Travel can narrow the mind. Misguided focus is the reason Thomas Cook may lose its independence. The UK company pioneered mass tourism in the 1800s, then led Brits into the era of cheap Mediterranean package holidays in the sunburnt '60s. Sticking with that formula in the noughties — and doubling down on bricks-and mortar travel agencies — blinded the group to growing digital competition. As a result, current management has a narrow focus too: survival. Chinese investment group Fosun is now interested in buying Thomas Cook. That would be a relief to investors, who have seen shares fall 91% over a decade. The business staved off collapse in 2011. Now, as then, its problem is hefty net debts. These hit a seasonal peak of £1.6bn last quarter. The equity is worth only £375m. Under Peter Fankhauser, Thomas Cook has struggled to catch up with Germany-based rival Tui, a nimbler legacy business. British politicians and press may be less welcoming to Fosun than investors. Some of that hostil...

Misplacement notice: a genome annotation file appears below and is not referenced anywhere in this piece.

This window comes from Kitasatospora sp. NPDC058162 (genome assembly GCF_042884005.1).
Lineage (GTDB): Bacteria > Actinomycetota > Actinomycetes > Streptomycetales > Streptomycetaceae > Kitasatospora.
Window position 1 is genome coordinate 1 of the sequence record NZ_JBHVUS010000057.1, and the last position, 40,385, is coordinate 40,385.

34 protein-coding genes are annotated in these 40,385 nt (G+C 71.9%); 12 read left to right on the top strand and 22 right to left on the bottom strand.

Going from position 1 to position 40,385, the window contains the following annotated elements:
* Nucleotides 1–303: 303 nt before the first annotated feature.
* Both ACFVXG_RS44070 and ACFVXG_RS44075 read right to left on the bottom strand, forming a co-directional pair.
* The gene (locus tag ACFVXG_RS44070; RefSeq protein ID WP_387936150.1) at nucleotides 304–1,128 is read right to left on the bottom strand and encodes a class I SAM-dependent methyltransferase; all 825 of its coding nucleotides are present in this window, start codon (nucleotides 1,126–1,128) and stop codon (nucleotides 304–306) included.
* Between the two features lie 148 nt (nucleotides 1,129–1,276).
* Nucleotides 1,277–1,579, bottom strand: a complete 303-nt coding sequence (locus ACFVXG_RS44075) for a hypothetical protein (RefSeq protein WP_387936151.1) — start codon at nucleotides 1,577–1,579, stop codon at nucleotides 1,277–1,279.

BL Premium

This article is reserved for our subscribers.

A subscription helps you enjoy the best of our business content every day along with benefits such as exclusive Financial Times articles, ProfileData financial data, and digital access to the Sunday Times and Sunday Times Daily.

Already subscribed? Simply sign in below.



Questions or problems? Email helpdesk@businesslive.co.za or call 0860 52 52 00. Got a subscription voucher? Redeem it now